New Directions in Theory and Policy
Edited by Phillip Arestis, Michelle Baddeley and John S.L. McCombie
Chapter 14: Knowledge Externalities and Growth in Peripheral Regions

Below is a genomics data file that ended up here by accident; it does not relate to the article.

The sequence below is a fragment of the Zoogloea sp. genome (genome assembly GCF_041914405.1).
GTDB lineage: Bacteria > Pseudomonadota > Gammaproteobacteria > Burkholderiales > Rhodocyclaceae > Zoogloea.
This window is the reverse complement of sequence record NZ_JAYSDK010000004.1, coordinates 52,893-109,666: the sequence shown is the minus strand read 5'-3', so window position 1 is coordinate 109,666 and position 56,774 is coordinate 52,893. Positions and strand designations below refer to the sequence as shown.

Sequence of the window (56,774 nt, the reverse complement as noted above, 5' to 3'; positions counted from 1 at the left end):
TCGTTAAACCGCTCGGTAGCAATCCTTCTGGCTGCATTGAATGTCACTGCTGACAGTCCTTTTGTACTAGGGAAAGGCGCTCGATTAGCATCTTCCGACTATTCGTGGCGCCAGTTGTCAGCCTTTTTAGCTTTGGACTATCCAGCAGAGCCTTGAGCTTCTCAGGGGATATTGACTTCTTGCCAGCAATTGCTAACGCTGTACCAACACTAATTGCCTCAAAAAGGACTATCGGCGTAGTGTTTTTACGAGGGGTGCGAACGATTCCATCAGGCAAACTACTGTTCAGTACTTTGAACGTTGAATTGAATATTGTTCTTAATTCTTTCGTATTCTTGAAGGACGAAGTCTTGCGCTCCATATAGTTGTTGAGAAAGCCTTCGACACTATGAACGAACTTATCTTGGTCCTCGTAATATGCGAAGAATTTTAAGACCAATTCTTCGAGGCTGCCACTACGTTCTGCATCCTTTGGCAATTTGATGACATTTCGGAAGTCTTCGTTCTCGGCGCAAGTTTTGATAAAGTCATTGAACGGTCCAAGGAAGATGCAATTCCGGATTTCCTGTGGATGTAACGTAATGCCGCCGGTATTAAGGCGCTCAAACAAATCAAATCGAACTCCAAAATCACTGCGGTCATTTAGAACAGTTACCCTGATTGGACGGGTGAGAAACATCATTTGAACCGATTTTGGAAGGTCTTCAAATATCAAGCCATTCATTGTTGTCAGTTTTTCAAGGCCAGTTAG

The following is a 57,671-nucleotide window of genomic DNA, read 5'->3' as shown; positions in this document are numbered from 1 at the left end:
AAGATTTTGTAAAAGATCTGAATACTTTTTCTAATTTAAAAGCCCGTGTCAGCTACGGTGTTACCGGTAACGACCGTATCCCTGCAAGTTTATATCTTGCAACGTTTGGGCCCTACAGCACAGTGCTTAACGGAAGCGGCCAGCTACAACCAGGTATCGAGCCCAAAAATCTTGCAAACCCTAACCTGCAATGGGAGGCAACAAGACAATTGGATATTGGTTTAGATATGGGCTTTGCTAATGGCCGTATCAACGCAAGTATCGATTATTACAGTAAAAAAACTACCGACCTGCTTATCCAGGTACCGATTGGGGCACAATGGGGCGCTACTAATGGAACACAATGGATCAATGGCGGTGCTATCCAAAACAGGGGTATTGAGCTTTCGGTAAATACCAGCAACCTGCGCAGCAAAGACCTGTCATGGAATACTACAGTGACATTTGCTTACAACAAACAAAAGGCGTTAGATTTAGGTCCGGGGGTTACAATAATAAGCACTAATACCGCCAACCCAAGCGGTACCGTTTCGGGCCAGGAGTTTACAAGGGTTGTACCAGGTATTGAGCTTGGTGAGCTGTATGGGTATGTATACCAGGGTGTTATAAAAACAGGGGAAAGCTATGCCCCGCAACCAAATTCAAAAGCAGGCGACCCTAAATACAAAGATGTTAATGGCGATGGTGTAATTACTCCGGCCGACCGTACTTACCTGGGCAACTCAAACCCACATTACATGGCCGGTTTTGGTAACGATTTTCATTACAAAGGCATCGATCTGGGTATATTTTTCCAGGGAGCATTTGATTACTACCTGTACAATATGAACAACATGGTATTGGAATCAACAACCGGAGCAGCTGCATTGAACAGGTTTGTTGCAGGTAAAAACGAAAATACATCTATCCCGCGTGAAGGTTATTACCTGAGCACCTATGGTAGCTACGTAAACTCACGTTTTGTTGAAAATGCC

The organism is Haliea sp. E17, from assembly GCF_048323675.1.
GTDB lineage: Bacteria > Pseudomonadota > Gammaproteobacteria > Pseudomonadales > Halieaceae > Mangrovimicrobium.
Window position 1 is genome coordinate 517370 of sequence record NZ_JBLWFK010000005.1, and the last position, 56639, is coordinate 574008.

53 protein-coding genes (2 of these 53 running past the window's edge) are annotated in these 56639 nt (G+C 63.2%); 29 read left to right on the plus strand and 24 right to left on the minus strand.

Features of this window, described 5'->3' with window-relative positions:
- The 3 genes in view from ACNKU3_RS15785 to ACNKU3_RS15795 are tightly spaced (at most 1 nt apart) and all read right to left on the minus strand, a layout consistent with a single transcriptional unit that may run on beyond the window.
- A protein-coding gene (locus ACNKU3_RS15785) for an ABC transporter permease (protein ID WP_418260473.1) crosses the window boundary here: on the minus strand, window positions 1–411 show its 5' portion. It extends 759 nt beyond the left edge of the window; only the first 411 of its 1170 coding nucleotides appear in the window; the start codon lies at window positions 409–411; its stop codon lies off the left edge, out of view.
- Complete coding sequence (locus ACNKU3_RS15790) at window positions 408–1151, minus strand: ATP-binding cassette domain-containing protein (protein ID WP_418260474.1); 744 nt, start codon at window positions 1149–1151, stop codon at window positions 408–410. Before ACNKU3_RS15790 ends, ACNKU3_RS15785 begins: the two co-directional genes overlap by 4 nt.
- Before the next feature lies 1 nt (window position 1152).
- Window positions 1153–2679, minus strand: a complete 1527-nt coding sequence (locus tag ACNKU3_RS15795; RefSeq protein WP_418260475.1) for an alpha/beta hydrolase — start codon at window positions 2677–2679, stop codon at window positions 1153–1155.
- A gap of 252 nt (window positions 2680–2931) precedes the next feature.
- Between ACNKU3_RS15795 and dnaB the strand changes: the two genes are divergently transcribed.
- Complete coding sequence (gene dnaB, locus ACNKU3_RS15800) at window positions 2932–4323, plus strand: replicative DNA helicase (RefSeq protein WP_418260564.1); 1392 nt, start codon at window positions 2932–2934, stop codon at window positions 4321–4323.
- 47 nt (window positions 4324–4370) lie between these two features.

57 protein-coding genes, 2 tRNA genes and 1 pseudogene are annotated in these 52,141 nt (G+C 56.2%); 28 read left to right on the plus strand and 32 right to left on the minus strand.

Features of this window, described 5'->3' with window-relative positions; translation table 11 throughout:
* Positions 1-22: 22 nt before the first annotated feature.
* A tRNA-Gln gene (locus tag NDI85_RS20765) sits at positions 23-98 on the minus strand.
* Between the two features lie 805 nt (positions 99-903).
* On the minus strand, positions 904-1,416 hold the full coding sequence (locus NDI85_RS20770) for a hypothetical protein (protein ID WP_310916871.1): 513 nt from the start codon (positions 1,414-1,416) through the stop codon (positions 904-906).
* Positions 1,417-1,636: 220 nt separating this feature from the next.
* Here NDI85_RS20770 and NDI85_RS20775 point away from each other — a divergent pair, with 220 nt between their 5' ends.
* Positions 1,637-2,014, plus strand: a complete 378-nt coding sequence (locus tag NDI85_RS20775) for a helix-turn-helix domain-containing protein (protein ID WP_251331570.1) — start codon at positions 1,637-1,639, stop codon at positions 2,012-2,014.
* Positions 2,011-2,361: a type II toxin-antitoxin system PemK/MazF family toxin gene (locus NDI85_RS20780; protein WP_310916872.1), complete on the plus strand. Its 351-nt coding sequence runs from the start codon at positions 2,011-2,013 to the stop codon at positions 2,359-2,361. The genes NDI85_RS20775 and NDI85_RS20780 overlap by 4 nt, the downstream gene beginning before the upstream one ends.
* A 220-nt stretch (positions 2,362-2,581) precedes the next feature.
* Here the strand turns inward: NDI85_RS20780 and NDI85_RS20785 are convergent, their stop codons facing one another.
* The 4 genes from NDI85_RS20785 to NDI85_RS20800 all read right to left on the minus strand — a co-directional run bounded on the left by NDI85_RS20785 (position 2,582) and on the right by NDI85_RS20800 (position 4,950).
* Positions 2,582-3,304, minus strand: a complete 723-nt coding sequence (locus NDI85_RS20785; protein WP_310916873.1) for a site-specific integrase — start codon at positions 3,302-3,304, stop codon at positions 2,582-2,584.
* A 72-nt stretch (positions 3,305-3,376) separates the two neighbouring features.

14. Knowledge externalities and growth in peripheral regions Fabiana Santos, Marco Crocco and Frederico Jayme Jr INTRODUCTION The discussion of externality has assumed a central position since the emergence of the so-called New Endogenous Growth Theory (NEG) theory. In these models, which follow the neoclassical approach to economic growth, the widespread existence of externalities is essential for the appearance of increasing returns at the aggregate level, which oﬀset decreasing returns at the ﬁrm level. Among diﬀerent kinds of externalities, the literature has dedicated a signiﬁcant amount of eﬀort to discussing the knowledge ones (Romer, 1990; Grossman and Helpman, 1991; Aghion and Howitt, 1992). In these models it is assumed that knowledge externalities can be spread over any kind of space. The aim of this paper is to discuss and deny the validity of this assumption. Although this point has already been discussed by some scholars in the heterodox tradition (Nelson, 1998; Martin and Sunley, 1998, among others), we would like to bring into discussion a new perspective that analyzes the validity of this assumption in peripheral regions/countries. It will be argued that there are some peripheral structural conditions that constrain the generation, transfer and absorption of knowledge externalities. Above all, it will be argued that the construction of ‘space’ in the periphery is determinant for the absence of widespread diﬀusion of this kind of externality. This conclusion implies that the generality of the NEG theory is very diﬃcult to assume. I. ENDOGENOUS GROWTH THEORY:...
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